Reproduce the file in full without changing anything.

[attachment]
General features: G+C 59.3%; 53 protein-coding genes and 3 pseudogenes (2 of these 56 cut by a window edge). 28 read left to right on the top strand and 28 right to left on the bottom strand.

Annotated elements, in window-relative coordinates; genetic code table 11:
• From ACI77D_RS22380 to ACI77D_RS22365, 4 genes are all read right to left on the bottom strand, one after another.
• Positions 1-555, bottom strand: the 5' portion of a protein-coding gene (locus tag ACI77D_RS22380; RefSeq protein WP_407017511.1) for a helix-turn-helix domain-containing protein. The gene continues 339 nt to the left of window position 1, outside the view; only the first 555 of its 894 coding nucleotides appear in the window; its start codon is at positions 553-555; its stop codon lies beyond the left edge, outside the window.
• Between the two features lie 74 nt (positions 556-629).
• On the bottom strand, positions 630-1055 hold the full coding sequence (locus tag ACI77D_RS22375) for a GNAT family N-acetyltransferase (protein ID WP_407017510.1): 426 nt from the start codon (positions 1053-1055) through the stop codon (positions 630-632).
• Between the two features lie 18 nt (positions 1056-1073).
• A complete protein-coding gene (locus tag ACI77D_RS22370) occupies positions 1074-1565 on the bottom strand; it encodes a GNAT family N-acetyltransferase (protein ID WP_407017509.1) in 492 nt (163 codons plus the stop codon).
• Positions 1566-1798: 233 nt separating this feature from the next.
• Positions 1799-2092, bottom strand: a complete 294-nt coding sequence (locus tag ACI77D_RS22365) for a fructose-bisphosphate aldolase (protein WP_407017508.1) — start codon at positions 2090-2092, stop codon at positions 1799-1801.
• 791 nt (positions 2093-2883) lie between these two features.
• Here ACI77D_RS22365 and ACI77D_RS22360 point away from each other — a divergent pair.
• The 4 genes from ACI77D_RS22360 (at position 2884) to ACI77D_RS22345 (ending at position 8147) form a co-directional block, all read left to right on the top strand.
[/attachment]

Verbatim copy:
General features: G+C 59.3%; 53 protein-coding genes and 3 pseudogenes (2 of these 56 cut by a window edge). 28 read left to right on the top strand and 28 right to left on the bottom strand.

Annotated elements, in window-relative coordinates; genetic code table 11:
• From ACI77D_RS22380 to ACI77D_RS22365, 4 genes are all read right to left on the bottom strand, one after another.
• Positions 1-555, bottom strand: the 5' portion of a protein-coding gene (locus tag ACI77D_RS22380; RefSeq protein WP_407017511.1) for a helix-turn-helix domain-containing protein. The gene continues 339 nt to the left of window position 1, outside the view; only the first 555 of its 894 coding nucleotides appear in the window; its start codon is at positions 553-555; its stop codon lies beyond the left edge, outside the window.
• Between the two features lie 74 nt (positions 556-629).
• On the bottom strand, positions 630-1055 hold the full coding sequence (locus tag ACI77D_RS22375) for a GNAT family N-acetyltransferase (protein ID WP_407017510.1): 426 nt from the start codon (positions 1053-1055) through the stop codon (positions 630-632).
• Between the two features lie 18 nt (positions 1056-1073).
• A complete protein-coding gene (locus tag ACI77D_RS22370) occupies positions 1074-1565 on the bottom strand; it encodes a GNAT family N-acetyltransferase (protein ID WP_407017509.1) in 492 nt (163 codons plus the stop codon).
• Positions 1566-1798: 233 nt separating this feature from the next.
• Positions 1799-2092, bottom strand: a complete 294-nt coding sequence (locus tag ACI77D_RS22365) for a fructose-bisphosphate aldolase (protein WP_407017508.1) — start codon at positions 2090-2092, stop codon at positions 1799-1801.
• 791 nt (positions 2093-2883) lie between these two features.
• Here ACI77D_RS22365 and ACI77D_RS22360 point away from each other — a divergent pair.
• The 4 genes from ACI77D_RS22360 (at position 2884) to ACI77D_RS22345 (ending at position 8147) form a co-directional block, all read left to right on the top strand.